View Description Hide DescriptionThe structure and vibrational frequencies of styrene and trans‐β‐methyl styrene in the lowest three singlet states (S _{0}, S _{1}, and S _{2}) have been calculated using ab initio quantum chemical methods. The frequencies are compared with experimental data obtained in the bulk and in a supersonic jet. The calculation shows that in the ground state the molecules have a broad shallow potential as a function of the torsional angle, are essentially planar, but may be slightly bent. In the S _{1} and S _{2} states, the molecules are planar; In S _{1}, the main structural change is in the aromatic ring, that is somewhat expanded. In S _{2}, the C=C vinyl double bond elongates, while the C1—Cα single bond becomes shorter, bringing these two bonds to almost equal length. Correlation diagrams connecting ground state vibrational modes with ones belonging to electronically excited states are given; they show that for many out‐of‐plane modes the vibrational frequencies decrease upon electronic excitation. This is accounted for in terms of the changes in the π electron distribution taking place upon optical excitation that result in decreasing the force constants characterizing these vibrations. The frequencies of most in‐plane modes change very little, but mixing between S _{0} modes is indicated in some cases, and a few vibrations, among them a Kekulé‐type mode, undergo considerable change. The relation to the spectroscopy of the corresponding transitions in benzene is briefly discussed.

S _{0}↔S _{1} transition of trans‐β‐methyl styrene: Vibronic structure and dynamics
View Description Hide DescriptionThe fluorescence excitation and emission spectra of trans‐β‐methyl styrene have been measured in a supersonic jet. A complete vibrational assignment of the S _{0} and S _{1} states’ frequencies is reported, assisted by ab initio quantum chemical calculations and by comparison with the IR spectrum. The fluorescence lifetime, τ_{ f }, of the isolated molecule changes monotonously from 24.5 to 15 ns as the excitation energy increases from the origin band to an excess of 3000 cm^{−1}. The fluorescence quantum yield from the zero‐point energy level of S _{1} is about 38%, similar to the liquid solution value; The major radiationless process being intersystem crossing to a triplet level. The increasing congestion of the emission spectra as the excitation energy is increased is interpreted as due to intramolecular vibrational energy redistribution. The data are consistent with the fact that in the isolated molecule intramolecular vibrational energy redistribution is faster than intersystem crossing. Beyond an excess energy of about 3200 cm^{−1}, a more pronounced decrease in τ_{ f } is observed, indicating that the barrier to trans–cisisomerization on the S _{1} surface, in the isolated molecule is higher than 3200 cm^{−1}.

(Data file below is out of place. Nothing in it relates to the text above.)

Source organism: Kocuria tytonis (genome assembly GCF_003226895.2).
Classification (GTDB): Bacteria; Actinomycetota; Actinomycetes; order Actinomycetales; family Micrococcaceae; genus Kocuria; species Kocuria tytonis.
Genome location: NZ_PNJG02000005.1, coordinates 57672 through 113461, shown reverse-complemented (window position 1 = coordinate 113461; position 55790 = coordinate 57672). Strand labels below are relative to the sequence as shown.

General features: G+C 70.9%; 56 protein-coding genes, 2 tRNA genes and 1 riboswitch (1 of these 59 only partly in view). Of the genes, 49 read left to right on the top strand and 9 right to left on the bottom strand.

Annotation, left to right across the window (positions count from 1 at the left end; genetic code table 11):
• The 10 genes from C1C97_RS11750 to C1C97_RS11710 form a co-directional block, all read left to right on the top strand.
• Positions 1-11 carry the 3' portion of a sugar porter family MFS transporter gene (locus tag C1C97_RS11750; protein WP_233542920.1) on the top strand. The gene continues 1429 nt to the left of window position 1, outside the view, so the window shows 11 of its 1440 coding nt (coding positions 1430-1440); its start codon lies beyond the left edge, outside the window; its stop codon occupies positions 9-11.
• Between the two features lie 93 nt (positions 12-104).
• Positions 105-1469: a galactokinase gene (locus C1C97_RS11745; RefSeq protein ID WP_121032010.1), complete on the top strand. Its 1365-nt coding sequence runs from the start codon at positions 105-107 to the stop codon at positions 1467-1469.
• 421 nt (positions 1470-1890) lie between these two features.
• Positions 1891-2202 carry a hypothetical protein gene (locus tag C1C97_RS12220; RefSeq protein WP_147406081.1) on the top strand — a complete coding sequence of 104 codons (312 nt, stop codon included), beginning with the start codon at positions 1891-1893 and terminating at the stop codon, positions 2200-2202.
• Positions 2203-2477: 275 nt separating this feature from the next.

Electronic absorption spectra of linear carbon chains in neon matrices. I. C^{−} _{6}, C_{6}, and C_{6}H
View Description Hide DescriptionElectronic absorption spectra of linear C^{−} _{6}, C_{6}, and C_{6}H have been identified in neon matrices at 5 K. The species were produced by codepositing mass selected cations and anions with neon. The ions were generated in a hot cathode discharge source using diacetylene. The spectra of C^{−} _{6} and C_{6} could also be observed using a pure carbon anion source or laser vaporization of graphite. The assignment is based on the mass selection, experimental and spectroscopic evidence, leading to the location of the 0^{0} _{0} transitions of C^{−} _{6}: ^{2}Π_{ g }←X ^{2}Π_{ u }, C_{6}: ^{3}Σ^{−} _{ u }←X ^{3}Σ^{−} _{ g }, and C_{6}H: ^{2}Π←X ^{2}Π at 16 458, 19 558, and 18 854 cm^{−1}, respectively. The frequencies of the symmetric carbon stretching vibrations have been obtained for these species in their excited electronic states.

Electronic absorption spectra of linear carbon chains in neon matrices. II. C^{−} _{2n }, C_{2n }, and C_{2n }H